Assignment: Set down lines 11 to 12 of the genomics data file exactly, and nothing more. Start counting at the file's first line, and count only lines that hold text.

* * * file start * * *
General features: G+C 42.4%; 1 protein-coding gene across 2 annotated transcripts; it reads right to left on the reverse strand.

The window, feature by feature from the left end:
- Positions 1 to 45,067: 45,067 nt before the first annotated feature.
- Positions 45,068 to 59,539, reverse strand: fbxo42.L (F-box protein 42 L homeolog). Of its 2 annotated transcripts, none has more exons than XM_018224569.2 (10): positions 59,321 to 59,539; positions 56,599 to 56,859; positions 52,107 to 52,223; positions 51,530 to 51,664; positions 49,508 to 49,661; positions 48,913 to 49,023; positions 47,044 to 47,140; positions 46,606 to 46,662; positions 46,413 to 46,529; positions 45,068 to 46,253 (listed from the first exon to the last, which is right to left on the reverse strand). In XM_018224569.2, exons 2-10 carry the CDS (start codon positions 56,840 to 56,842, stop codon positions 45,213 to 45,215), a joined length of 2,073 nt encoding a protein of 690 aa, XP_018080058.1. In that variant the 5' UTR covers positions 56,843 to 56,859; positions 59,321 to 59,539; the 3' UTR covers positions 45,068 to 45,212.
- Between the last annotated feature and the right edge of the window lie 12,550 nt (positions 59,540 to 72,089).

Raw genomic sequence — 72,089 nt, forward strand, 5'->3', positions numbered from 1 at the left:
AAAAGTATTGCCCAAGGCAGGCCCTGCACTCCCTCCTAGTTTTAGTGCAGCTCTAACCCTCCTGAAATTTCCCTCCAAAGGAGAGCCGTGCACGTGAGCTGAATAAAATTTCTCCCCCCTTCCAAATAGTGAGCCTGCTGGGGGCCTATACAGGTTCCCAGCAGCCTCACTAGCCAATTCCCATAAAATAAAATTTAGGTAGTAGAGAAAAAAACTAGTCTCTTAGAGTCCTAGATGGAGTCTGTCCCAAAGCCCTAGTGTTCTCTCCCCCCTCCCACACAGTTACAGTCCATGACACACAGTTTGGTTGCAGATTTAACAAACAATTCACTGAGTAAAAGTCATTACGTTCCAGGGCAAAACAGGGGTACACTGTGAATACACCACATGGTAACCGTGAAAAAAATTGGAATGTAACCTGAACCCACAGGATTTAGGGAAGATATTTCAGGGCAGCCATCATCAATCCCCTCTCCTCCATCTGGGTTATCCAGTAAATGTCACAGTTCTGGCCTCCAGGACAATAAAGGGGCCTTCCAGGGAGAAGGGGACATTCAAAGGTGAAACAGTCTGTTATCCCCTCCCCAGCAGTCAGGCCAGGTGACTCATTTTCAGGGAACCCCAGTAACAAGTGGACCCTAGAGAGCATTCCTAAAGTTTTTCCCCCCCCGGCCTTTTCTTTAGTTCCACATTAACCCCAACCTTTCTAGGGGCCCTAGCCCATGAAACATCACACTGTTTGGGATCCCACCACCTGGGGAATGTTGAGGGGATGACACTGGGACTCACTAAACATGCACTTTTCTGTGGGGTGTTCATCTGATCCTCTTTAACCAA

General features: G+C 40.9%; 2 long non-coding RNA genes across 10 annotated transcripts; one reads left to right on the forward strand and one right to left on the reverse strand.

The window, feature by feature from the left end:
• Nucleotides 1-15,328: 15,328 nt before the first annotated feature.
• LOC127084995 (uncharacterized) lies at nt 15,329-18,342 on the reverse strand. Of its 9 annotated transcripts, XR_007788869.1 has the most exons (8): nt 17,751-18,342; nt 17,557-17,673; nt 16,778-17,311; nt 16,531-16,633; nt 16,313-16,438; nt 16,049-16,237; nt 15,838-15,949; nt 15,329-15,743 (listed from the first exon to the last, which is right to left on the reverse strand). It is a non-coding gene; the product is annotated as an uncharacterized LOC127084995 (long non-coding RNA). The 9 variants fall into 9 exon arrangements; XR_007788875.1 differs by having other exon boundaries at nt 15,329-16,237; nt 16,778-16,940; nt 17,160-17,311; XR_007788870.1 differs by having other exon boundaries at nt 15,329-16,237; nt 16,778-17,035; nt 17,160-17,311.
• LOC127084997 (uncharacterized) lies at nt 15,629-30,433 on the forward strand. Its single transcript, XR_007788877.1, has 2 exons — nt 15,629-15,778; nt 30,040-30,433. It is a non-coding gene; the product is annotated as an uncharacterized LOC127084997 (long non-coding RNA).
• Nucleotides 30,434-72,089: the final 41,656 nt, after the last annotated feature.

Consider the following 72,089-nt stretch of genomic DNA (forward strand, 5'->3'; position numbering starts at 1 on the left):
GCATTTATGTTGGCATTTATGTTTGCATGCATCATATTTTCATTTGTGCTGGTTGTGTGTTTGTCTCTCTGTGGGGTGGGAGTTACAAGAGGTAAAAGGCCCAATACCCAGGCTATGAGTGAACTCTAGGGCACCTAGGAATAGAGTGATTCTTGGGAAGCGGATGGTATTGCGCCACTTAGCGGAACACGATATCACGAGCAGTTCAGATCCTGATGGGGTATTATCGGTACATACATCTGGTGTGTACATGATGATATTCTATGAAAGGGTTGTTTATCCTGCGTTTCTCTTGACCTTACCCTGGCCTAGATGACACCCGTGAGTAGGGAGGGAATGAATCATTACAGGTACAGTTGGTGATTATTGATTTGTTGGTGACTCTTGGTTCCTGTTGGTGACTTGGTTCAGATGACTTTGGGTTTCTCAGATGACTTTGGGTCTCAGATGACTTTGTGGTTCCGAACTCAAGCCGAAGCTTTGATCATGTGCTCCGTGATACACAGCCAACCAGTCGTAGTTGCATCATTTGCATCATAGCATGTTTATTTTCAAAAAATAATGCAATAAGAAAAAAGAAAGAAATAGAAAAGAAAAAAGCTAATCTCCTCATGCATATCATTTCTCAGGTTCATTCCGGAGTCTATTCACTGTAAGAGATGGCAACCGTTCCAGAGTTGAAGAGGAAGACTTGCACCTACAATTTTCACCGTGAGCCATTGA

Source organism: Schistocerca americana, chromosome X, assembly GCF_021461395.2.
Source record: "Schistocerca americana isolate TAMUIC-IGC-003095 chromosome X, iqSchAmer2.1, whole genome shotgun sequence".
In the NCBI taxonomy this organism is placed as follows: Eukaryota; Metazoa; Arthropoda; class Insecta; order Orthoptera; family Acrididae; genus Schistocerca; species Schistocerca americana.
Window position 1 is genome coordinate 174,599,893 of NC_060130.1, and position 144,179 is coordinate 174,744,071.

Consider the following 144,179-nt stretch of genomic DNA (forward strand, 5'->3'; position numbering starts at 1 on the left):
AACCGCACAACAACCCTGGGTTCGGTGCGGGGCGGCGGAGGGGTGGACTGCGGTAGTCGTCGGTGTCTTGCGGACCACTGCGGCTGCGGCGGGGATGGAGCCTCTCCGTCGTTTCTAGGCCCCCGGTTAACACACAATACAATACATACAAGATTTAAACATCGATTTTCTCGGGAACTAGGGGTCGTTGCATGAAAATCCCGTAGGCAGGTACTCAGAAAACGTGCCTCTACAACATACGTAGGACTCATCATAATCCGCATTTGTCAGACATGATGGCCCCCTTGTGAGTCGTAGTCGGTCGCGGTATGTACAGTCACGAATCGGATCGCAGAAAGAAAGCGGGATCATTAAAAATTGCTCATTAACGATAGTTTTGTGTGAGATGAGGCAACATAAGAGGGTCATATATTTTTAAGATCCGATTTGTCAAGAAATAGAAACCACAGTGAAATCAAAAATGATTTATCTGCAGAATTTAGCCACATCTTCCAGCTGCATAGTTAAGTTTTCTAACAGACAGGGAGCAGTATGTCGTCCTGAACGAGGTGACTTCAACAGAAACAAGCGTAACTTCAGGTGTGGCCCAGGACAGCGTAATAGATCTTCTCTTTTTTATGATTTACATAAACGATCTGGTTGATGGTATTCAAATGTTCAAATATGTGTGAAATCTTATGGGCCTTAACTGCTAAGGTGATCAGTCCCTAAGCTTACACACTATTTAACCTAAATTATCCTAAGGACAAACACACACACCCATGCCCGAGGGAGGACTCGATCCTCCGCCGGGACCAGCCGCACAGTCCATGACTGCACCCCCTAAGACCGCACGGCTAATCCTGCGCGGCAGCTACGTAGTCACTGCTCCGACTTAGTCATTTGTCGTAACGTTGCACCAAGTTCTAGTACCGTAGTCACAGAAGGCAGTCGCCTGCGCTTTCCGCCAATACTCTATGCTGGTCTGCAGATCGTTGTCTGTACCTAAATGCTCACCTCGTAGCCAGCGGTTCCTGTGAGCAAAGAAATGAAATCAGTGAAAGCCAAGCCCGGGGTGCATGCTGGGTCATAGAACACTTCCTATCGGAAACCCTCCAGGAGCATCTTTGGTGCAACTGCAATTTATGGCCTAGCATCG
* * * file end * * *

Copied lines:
• LOC127084995 (uncharacterized) lies at nt 15,329-18,342 on the reverse strand. Of its 9 annotated transcripts, XR_007788869.1 has the most exons (8): nt 17,751-18,342; nt 17,557-17,673; nt 16,778-17,311; nt 16,531-16,633; nt 16,313-16,438; nt 16,049-16,237; nt 15,838-15,949; nt 15,329-15,743 (listed from the first exon to the last, which is right to left on the reverse strand). It is a non-coding gene; the product is annotated as an uncharacterized LOC127084995 (long non-coding RNA). The 9 variants fall into 9 exon arrangements; XR_007788875.1 differs by having other exon boundaries at nt 15,329-16,237; nt 16,778-16,940; nt 17,160-17,311; XR_007788870.1 differs by having other exon boundaries at nt 15,329-16,237; nt 16,778-17,035; nt 17,160-17,311.
• LOC127084997 (uncharacterized) lies at nt 15,629-30,433 on the forward strand. Its single transcript, XR_007788877.1, has 2 exons — nt 15,629-15,778; nt 30,040-30,433. It is a non-coding gene; the product is annotated as an uncharacterized LOC127084997 (long non-coding RNA).